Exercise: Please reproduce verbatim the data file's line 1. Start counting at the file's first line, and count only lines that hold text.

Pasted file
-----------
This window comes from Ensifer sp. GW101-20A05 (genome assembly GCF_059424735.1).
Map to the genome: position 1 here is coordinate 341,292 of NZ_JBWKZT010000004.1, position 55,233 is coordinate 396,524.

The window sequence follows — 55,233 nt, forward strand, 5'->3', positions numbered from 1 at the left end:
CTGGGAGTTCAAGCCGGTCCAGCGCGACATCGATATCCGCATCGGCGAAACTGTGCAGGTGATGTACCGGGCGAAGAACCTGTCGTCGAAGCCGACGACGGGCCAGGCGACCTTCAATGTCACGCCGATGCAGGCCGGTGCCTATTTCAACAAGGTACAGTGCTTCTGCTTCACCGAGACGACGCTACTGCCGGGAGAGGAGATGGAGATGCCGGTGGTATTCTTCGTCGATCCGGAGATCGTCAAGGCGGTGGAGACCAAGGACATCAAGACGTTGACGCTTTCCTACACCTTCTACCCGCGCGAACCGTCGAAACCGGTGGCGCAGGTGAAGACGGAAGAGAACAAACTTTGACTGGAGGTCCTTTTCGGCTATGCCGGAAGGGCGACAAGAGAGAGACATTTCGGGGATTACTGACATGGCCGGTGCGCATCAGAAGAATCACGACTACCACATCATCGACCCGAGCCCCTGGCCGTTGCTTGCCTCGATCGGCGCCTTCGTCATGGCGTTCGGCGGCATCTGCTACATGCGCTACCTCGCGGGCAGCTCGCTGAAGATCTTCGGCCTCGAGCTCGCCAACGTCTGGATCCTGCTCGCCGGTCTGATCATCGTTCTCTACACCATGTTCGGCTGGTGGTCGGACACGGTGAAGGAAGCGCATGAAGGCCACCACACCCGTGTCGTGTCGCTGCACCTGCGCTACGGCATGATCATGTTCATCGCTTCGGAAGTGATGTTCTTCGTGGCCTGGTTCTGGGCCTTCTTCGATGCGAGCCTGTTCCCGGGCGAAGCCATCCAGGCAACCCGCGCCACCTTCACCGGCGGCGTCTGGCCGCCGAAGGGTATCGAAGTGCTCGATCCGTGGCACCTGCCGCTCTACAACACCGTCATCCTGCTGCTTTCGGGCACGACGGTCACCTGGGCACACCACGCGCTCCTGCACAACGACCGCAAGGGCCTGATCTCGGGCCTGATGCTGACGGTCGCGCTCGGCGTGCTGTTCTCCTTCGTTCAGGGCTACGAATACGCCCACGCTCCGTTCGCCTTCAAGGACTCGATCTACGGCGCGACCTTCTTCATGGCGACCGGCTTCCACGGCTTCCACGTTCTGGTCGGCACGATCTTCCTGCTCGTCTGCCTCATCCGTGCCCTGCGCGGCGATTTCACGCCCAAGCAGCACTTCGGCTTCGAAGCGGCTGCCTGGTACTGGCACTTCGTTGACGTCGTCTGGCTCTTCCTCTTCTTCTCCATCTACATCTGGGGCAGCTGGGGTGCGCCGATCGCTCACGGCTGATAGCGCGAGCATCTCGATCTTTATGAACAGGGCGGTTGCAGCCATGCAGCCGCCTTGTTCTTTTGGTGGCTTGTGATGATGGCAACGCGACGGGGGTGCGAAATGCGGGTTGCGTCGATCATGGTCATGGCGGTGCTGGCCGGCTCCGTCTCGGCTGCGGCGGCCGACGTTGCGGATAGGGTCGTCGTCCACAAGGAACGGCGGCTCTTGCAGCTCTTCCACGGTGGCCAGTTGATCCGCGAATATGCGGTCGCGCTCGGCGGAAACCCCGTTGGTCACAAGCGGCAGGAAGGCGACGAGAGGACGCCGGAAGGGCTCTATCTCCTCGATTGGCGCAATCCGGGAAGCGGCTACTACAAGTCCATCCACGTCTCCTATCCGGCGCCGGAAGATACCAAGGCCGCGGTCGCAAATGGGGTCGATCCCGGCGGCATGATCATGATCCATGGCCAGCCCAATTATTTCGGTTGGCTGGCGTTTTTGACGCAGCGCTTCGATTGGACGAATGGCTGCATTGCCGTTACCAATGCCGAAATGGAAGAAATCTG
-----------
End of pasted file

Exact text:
This window comes from Ensifer sp. GW101-20A05 (genome assembly GCF_059424735.1).